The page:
Rumors of bad feelings between the two superstars came to a head during a show on Halloween night. R. Kelly claimed someone in the crowed pointed a gun at him and responded by leaving the stage and refusing to return, a problem that was dealt with in the least gangster manner possible when a Jay-Z associate pepper sprayed Kelly backstage. Needless to say, he didn’t return to the tour and both parties acted like the album never even happened after that.
The Knack – …But the Little Girls Understand
The Knack’s debut album, Get the Knack, was a huge smash featuring the timeless classic “My Sharona.” The follow up, …But the Little Girls Understand, was a half assed attempt to strike while the iron was hot that fans saw right through. The album managed to go gold, but that’s a steep decline from the 5x platinum success of their debut. Also, a casual reference to preferring teenage girls on your biggest hit is creepy enough on its own (“I always get it up for the touch of the younger kind…”), but following that up with an album called …But the Little Girls Understand is enough to lead to an FBI investigation in most states.
Terrence Trent D’Arby – Neither Fish Nor Flesh
In 1987, Terrence Trent D’Arby’s first album practically dominated pop radio with the singles “Sign Your Name” and “Wishing Well.” As for the follow up, Neither Fish Nor Flesh, I’m pretty sure it doesn’t actually even exist. Good luck finding a copy if it does. D’Arby’s problem was one of arrogance, which is a kinder way of saying he was a total dick to just about everyone he spoke to, even going so far as to fall into the classic “I’m gonna be bigger than The Beatles” trap. When you talk a game like that, you better follow it up with a damn masterpiece, or else the world will be waiting to tear you down. And tear him down they did.
Sisq0 – Return of the Dragon
In Terrence Trent D’Arby’s defense, he could at least back up all of that bravado with the fact that he had one completely stellar debut album to his credit. Sisqo, on the other hand, had one novelty hit about ass floss (“The Thong Song”) and decided he had set a new standard for awesome that all who hoped to be awesome after him would fail miserably trying to reach. Turns out, he was actually just a shitty one hit wonder with ridiculous blonde hair.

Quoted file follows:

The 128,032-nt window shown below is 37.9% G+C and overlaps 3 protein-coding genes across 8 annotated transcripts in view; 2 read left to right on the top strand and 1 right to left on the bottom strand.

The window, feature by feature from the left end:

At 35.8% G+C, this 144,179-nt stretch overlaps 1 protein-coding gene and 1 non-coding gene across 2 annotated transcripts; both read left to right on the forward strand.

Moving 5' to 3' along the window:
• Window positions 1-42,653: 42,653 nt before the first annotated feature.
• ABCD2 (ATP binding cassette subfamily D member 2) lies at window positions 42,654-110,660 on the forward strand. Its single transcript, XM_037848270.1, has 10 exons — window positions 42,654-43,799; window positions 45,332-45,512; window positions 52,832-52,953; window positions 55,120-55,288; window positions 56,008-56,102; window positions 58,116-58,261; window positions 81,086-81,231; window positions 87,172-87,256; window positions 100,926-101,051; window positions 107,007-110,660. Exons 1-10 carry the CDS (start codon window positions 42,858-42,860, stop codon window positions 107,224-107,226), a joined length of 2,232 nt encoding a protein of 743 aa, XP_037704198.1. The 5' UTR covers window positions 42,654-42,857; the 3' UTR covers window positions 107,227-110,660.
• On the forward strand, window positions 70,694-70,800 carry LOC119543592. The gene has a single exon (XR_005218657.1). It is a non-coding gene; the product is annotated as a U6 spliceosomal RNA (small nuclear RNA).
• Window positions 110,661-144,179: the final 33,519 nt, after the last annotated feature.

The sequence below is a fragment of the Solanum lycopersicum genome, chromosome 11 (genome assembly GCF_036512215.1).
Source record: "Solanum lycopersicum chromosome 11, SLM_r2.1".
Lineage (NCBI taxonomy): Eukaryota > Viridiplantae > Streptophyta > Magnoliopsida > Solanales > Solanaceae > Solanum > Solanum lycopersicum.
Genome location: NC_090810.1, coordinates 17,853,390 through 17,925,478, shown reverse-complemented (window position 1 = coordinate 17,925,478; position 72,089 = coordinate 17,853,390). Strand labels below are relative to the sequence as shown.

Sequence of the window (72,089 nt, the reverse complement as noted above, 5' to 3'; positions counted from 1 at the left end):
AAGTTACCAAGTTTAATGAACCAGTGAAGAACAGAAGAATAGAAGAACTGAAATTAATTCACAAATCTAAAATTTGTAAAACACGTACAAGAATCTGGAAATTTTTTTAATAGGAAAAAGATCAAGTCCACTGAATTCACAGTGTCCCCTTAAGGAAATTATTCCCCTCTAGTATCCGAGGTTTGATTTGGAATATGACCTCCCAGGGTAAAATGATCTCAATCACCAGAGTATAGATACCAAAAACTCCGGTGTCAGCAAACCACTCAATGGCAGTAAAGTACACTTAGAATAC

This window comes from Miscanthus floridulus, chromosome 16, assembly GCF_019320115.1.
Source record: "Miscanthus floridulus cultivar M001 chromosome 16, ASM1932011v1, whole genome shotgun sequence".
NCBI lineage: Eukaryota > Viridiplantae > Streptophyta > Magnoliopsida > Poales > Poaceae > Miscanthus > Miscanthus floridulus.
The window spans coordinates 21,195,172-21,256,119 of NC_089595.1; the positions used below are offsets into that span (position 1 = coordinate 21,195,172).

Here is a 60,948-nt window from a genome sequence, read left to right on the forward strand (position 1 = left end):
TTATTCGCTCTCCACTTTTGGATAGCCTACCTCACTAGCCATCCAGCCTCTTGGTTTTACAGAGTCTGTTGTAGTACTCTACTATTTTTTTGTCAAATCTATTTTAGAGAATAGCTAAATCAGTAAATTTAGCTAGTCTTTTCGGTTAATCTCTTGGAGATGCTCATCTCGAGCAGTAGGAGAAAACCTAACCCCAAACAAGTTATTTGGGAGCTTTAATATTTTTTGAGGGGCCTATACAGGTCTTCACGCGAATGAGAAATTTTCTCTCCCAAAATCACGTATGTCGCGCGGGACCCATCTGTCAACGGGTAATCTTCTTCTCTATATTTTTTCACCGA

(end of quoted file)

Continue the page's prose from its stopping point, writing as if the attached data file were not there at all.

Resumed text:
Mase – Double Up
Before Mase’s second album dropped, there were rumors that it was going to be a huge disappointment. Before Mase could answer for how things went so horribly awry, he had quit the music business to become a minister. It’s a classic “the chicken or the egg” situation. Did the album suck because he already wanted to quit rapping and become a Bible thumper, or did his shitty album send him fleeing in to the arms of the Lord? We may never know, and frankly, as long as I never have to hear Double Up again, I can live without knowing.
Vanilla Ice – Mind Blowin’
Ha! I’m writing about music, so I’m legally bound by the strictest of internet etiquette standards to make fun of Vanilla Ice for at least one paragraph. In a strictly technical sense, this wasn’t the follow up to his notorious debut, To the Extreme. That would be Cool As Ice, the awful soundtrack to the awful movie of the same name. But really, that’s what makes this album such a disaster. Cool As Ice was recorded at the height of his powers, that brief window in time (approximately 48 weeks) when the world didn’t think Vanilla Ice was the biggest tool on Earth. So how was he to know that by the time it was released the world would be on the verge of turning on him in the most dramatic fashion imaginable?
But no similar excuse can be made for Mind Blowin’. By this point, he knew he was going to have to do something drastic to change the public’s perception of him. To pull of this Herculean task, he decided to grow dreadlocks and start smoking weed. So basically, he was saying “just kidding guys, I don’t think I’m a rapper from the mean streets of Miami, I’m actually Jamaican.” Shockingly, nobody bought the new persona. Even fewer people bought the album.